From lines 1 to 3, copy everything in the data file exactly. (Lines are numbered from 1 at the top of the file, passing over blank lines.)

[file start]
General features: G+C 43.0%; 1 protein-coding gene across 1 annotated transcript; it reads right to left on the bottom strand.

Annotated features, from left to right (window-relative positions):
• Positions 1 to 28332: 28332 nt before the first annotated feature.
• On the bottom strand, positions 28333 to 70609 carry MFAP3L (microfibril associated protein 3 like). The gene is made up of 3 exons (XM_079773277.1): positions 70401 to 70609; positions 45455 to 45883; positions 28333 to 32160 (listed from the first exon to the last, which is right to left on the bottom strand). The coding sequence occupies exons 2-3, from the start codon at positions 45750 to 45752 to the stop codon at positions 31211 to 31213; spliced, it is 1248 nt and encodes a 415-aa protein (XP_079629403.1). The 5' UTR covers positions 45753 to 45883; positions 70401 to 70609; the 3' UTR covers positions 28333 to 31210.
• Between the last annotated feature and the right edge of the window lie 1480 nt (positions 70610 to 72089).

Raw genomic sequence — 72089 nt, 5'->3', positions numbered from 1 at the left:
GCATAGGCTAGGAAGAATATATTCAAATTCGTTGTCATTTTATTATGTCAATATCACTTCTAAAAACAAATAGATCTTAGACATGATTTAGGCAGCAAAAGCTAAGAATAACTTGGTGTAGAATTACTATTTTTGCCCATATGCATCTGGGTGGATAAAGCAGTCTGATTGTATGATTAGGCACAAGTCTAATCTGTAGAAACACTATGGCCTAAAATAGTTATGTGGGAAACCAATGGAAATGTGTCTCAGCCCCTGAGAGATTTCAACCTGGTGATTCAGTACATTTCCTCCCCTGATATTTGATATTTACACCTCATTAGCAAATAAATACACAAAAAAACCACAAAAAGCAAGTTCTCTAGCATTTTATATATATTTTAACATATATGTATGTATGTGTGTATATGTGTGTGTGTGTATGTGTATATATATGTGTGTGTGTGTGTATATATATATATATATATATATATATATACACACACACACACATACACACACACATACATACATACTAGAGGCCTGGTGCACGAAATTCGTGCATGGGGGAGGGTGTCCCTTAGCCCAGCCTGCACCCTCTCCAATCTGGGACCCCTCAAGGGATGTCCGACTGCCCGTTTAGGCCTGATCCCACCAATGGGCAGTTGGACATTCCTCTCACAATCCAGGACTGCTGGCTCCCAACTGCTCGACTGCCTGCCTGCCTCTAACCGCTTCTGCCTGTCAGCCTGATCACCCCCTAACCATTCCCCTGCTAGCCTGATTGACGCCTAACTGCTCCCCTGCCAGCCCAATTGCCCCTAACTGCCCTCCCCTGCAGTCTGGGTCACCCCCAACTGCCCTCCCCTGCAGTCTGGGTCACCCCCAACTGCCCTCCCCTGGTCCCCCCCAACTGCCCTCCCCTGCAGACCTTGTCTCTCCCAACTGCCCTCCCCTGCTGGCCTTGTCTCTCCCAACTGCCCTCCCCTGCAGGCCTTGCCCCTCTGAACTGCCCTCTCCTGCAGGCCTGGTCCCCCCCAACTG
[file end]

General features: G+C 43.0%; 1 protein-coding gene across 1 annotated transcript; it reads right to left on the bottom strand.

Annotated features, from left to right (window-relative positions):
• Positions 1 to 28332: 28332 nt before the first annotated feature.